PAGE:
Comparison of marine debris data collected by researchers and citizen scientists: Is citizen science data worth the effort?

Last modified: 
December 13, 2019 - 9:51pm
Type: Journal Article
Year of publication: 2017
Date published: 04/2017
Authors: Tonya van der Velde, David Milton, T.J. Lawson, Chris Wilcox, Matt Lansdell, Geraldine Davis, Genevieve Perkins, Britta Hardesty
Journal title: Biological Conservation
Volume: 208
Pages: 127 - 138
ISSN: 00063207

As part of a national research program studying the sources, distribution, and effects of litter entering the ocean, we established a national citizen science program engaging nearly 7000 primary and secondary students, teachers and corporate participants in collecting marine debris data around Australia's coastline. Citizen scientists undertook a one-day training program, which addressed data collection skills and academic topics in the national science curriculum. A subset of teachers and corporate sponsor staff participated in an intensive multi-day training program with researchers before venturing into the field.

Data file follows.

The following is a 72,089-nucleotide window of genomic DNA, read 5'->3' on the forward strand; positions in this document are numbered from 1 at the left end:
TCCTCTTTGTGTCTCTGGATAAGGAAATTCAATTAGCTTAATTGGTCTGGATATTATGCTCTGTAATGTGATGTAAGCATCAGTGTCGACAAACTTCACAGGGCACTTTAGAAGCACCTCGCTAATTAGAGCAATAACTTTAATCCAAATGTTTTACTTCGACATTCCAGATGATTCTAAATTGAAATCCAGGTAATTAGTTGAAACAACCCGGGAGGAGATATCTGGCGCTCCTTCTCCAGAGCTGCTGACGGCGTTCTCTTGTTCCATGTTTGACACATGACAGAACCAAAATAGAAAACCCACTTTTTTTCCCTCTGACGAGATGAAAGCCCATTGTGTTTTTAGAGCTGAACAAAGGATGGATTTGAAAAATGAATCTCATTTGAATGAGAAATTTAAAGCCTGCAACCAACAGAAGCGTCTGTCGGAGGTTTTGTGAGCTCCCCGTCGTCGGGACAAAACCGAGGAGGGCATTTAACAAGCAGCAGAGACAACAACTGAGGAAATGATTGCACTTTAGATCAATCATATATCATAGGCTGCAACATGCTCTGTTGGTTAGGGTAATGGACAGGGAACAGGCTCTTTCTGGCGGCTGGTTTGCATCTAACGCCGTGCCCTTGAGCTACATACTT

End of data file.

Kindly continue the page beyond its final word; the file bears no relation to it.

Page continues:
Data collected by citizen scientists were compared with data collected by researchers at nearby locations. We found the citizen science data were of equivalent quality to those collected by researchers, but there were differences among students. Primary school students detected more debris than did older secondary students. Students detected small items (< 1 cm2), and were as accurate as researchers in identifying debris type and size categories. However, sampling approach was important — students detected more debris during quadrat searches than during strip transects. Comparing researcher effort to volunteer-collected data, citizen scientists were often more efficient (per m2) than researchers at collecting marine debris, but the results varied among methods. Researchers made more surveys within a given day (0.8 surveys/person-day). However, participants of one day programs working with secondary students or adults were nearly as efficient (0.6 surveys/person-day). This study shows that engaging with citizen scientists can broaden the coverage and increase the sampling power of coastal litter and other ecological survey assessments without compromising the data.

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